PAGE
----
As an advocate of Māori rights, Tāwhai argued that laws not made in accordance with the Treaty of Waitangi were the cause of ill-feeling between Māori and Pākehā. He believed that Māori aspirations could be achieved by working through Parliament. Accordingly, in the early 1880s he remained aloof from the movement advocating full implementation of the treaty. Instead, he urged Parliament not to make laws from which evil effects flowed. But by 1890, when it became clear that Parliament was not interested in following Tāwhai's advice on the treaty, his political views shifted, and he began to respond to Māori movements outside Parliament. In May 1890, he chaired a meeting of the Northland tribes at Ōmanaia, a place that was spiritually significant to the followers of the mystic Āperahama Taonui, who had been prominent in the treaty movement of the early 1880s. This meeting established an organisational structure that culminated in the formation of the first Māori parliament at Waitangi in April 1892. When there was conflict in the north in the 1890s over the controversial dog tax, Tāwhai continued to urge moderation and adherence to the rule of law, advising his people that the proper course was to petition Parliament to change the law.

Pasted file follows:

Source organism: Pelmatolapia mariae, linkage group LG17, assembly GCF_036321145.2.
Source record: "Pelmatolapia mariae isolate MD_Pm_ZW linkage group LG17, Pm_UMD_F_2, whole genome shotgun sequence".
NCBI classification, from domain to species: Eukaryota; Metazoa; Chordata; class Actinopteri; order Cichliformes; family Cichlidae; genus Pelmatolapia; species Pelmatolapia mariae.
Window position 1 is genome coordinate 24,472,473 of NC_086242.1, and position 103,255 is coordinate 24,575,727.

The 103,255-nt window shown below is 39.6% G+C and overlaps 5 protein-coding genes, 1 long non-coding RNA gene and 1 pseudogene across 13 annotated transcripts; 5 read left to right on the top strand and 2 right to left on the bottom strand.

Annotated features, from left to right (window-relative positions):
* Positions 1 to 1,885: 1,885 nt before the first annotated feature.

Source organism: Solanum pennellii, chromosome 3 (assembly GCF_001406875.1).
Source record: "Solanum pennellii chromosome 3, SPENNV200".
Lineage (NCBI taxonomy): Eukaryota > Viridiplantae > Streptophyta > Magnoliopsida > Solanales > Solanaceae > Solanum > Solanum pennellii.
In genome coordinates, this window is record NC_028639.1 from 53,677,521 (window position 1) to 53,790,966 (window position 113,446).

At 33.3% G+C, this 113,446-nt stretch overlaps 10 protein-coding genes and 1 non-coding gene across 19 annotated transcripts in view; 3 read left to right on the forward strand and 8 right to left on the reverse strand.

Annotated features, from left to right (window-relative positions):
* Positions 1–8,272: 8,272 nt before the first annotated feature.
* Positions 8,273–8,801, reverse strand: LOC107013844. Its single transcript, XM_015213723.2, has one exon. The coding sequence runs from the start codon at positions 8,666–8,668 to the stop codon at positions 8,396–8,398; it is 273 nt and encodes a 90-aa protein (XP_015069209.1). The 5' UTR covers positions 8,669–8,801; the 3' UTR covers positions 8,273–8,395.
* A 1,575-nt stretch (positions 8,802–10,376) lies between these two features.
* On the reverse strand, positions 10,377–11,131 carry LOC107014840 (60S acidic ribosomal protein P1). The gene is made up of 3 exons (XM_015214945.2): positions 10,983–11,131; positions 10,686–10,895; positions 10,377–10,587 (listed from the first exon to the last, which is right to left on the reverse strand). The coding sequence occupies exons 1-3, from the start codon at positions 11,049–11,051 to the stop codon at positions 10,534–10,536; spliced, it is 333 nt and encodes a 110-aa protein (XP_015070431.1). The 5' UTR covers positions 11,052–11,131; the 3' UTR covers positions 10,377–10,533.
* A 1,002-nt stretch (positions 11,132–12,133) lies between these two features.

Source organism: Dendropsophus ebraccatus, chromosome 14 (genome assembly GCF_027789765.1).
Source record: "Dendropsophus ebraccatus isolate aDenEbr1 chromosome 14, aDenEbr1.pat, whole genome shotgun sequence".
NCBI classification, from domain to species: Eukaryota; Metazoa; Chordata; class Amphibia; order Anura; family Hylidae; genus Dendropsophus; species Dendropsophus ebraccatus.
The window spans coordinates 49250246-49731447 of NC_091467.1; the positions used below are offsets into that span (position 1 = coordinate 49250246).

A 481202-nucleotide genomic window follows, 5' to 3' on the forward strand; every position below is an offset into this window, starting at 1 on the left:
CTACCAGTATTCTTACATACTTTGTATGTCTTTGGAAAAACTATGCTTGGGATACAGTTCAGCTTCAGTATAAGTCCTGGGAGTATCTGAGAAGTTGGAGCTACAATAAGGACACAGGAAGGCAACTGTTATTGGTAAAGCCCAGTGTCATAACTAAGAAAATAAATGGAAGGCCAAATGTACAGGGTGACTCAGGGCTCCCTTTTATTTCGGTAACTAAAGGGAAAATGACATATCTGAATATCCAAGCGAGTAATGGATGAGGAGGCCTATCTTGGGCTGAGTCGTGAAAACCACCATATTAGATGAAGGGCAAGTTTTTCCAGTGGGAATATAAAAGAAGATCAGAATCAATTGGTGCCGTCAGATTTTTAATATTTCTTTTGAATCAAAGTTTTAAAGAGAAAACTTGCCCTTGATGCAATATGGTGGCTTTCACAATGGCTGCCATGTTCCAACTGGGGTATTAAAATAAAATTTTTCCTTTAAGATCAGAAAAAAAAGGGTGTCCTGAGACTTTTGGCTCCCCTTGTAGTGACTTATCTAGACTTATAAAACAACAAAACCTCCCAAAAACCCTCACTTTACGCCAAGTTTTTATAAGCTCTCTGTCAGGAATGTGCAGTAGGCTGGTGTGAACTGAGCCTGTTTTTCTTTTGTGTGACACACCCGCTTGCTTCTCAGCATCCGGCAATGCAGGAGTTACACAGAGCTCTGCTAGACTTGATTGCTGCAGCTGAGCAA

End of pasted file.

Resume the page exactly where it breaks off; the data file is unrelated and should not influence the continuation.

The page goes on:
Tāwhai had reservations about the writing of Māori history by Pākehā. Nevertheless, he corresponded with the ethnographer Stephenson Percy Smith, supplying him with information on Māori origins in Rangiātea, the Hawaiki origin of the names Waimā-Tuhirangi and Moehau, the ancestral canoe Ōmāmari, the descent lines of Ngāpuhi from Tumutumuwhenua and Nukutawhiti, and Hongi Hika. Tāwhai also intended to write the history of Hongi Hika, but the protracted illnesses which ended his life prevented him from undertaking this work.

Hōne Mohi Tāwhai died on 31 July 1894. He and his wife, Mākere Maraea, had at least two children: Hōne Tākerei Tāwhai and Kereama Tāwhai. Kereama died in 1885 at the age of 21, while studying law with the Auckland firm of Whitaker and Russell.

How to cite this page:

Ranginui J. Walker. 'Tāwhai, Hōne Mohi', Dictionary of New Zealand Biography, first published in 1993. Te Ara - the Encyclopedia of New Zealand, https://teara.govt.nz/en/biographies/2t13/tawhai-hone-mohi (accessed 4 October 2023)